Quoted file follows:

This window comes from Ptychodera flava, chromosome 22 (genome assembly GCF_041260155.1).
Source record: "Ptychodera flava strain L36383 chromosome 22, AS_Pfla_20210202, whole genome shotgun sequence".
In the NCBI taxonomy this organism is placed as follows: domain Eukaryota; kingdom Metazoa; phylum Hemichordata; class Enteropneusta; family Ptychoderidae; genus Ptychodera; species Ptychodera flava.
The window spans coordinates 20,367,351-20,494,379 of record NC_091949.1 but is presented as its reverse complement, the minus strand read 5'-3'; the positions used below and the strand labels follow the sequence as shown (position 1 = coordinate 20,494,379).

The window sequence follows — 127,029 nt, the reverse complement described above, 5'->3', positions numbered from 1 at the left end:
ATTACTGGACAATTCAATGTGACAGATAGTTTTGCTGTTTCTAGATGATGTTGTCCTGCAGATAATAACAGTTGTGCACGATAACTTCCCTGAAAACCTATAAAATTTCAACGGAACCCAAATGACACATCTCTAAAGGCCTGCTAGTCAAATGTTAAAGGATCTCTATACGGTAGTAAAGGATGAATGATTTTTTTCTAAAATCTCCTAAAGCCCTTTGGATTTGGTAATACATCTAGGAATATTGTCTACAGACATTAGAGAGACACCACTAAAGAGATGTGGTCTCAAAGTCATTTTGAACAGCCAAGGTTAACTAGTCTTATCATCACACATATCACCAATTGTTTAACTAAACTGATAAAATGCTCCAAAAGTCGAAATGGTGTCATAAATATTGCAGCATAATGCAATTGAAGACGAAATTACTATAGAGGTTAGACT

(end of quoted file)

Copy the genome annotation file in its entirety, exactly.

This window comes from Ptychodera flava, chromosome 22 (genome assembly GCF_041260155.1).
Source record: "Ptychodera flava strain L36383 chromosome 22, AS_Pfla_20210202, whole genome shotgun sequence".
In the NCBI taxonomy this organism is placed as follows: domain Eukaryota; kingdom Metazoa; phylum Hemichordata; class Enteropneusta; family Ptychoderidae; genus Ptychodera; species Ptychodera flava.
The window spans coordinates 20,367,351-20,494,379 of record NC_091949.1 but is presented as its reverse complement, the minus strand read 5'-3'; the positions used below and the strand labels follow the sequence as shown (position 1 = coordinate 20,494,379).

The window sequence follows — 127,029 nt, the reverse complement described above, 5'->3', positions numbered from 1 at the left end:
ATTACTGGACAATTCAATGTGACAGATAGTTTTGCTGTTTCTAGATGATGTTGTCCTGCAGATAATAACAGTTGTGCACGATAACTTCCCTGAAAACCTATAAAATTTCAACGGAACCCAAATGACACATCTCTAAAGGCCTGCTAGTCAAATGTTAAAGGATCTCTATACGGTAGTAAAGGATGAATGATTTTTTTCTAAAATCTCCTAAAGCCCTTTGGATTTGGTAATACATCTAGGAATATTGTCTACAGACATTAGAGAGACACCACTAAAGAGATGTGGTCTCAAAGTCATTTTGAACAGCCAAGGTTAACTAGTCTTATCATCACACATATCACCAATTGTTTAACTAAACTGATAAAATGCTCCAAAAGTCGAAATGGTGTCATAAATATTGCAGCATAATGCAATTGAAGACGAAATTACTATAGAGGTTAGACT